If you have observed behaviors in your friend, roommate, girlfriend or boyfriend that are suggestive of an eating disorder, you are in a position to help.
- Make a plan to approach the person in a private place, at a time when there is no immediate stress.
- Present in a caring but straightforward way what you have observed and what your concerns are. Tell her/him that you are worked, and want to help.
- Give the person time to talk and encourage them to verbalize their feelings. Listen attentively and actively: accept what is said with an open mind.
- If the person denies the problem, or becomes defensive, understand that this is often part of the illness. S/he may feel shame and not want to talk about it. You may feel helpless and frustrated. Let them know that you’re there for them should they need to talk, and will keep checking in with them. Say things like, “I hear what you are saying but I’m still very worried about what I’ve seen/heard.”
- If you are concerned that the eating disorder is severe please contact your Area Coordinator, the Health Center or the Dean of Students.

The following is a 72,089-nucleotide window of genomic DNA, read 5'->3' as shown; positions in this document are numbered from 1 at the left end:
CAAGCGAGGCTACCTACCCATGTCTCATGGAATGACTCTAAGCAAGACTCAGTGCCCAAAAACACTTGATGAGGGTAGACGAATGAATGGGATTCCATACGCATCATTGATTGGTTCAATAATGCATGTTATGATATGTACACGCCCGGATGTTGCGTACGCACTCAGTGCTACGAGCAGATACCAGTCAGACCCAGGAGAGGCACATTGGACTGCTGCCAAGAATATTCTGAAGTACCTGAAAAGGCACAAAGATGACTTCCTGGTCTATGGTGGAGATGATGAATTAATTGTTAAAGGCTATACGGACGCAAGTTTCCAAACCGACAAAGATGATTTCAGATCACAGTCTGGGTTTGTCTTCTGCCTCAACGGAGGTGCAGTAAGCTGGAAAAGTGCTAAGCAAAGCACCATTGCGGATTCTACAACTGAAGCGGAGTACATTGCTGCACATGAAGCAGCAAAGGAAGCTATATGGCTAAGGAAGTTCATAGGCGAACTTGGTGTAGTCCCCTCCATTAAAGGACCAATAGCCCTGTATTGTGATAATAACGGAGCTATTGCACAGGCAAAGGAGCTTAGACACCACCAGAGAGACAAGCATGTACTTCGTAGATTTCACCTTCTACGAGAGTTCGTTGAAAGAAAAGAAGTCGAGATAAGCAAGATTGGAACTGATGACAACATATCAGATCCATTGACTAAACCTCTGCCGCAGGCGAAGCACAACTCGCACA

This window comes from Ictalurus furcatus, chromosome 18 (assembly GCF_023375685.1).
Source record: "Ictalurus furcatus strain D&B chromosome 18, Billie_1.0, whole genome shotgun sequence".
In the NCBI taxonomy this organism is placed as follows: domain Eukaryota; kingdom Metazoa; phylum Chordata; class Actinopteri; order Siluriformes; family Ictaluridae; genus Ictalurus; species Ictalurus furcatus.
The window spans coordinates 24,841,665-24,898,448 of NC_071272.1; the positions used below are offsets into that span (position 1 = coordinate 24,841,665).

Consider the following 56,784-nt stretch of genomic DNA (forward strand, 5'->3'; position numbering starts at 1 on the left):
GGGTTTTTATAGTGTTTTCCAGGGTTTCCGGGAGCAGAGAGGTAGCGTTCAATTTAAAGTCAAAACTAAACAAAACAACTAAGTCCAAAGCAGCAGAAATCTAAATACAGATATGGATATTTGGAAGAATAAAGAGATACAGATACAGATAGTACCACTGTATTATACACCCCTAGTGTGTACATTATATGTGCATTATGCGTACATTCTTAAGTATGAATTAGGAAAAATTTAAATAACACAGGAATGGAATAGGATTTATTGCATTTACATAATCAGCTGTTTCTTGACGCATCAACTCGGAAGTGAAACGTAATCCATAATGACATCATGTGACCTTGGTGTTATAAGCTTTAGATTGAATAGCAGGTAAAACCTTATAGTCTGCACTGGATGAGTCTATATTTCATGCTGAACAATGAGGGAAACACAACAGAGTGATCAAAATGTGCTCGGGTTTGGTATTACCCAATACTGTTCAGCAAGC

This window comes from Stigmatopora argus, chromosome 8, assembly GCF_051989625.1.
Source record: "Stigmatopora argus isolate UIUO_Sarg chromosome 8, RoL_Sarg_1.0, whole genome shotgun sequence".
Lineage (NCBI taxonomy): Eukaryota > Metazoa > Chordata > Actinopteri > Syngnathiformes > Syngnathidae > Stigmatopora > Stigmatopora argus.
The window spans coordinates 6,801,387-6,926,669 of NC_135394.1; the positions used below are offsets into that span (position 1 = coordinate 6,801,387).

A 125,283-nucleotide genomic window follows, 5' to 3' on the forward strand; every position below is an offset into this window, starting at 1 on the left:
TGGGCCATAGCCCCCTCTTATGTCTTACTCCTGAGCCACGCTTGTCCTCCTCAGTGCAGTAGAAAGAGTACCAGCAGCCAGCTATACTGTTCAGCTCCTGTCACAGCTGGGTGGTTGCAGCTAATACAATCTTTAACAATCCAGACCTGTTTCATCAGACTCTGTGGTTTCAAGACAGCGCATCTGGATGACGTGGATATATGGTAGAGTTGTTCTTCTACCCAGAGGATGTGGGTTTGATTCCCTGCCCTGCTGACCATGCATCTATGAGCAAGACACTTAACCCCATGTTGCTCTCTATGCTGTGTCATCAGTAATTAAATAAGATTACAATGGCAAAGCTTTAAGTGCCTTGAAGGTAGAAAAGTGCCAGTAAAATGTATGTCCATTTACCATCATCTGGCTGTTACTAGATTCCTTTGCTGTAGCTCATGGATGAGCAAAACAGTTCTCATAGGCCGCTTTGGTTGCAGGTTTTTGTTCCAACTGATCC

- Remember you can only do the best you can. If you yourself need support please contact the Counseling Center or WGRAC.
Health Center: Martha Burke O’Brien, Director: 860-297-2018
Counseling Center: Randy Lee, Ph.D., Director; Kristine Kennen, Psy.D. Associate Director: 860-207-2415
Women & Gender Resource Action Center (WGRAC): Laura R. Lockwood, 860-297-2408
Dean of Students Office: 860-297-2156
Eating Disorders Hotline: 1-800-931-2237
Institute of Living: 545-7718 – Washington Street, across from Learning Corridor
Eating Disorders Awareness and Prevention: www.nationaleatingdisorders.org
National Association of Anorexia Nervosa & Associated Disorders: www.anad.org
Overeaters Anonymous: www.oa.org
A resource about Eating Disorder Treatment can be found on
WGRAC’s Promoting Healthy Awareness of the Body (PHAB)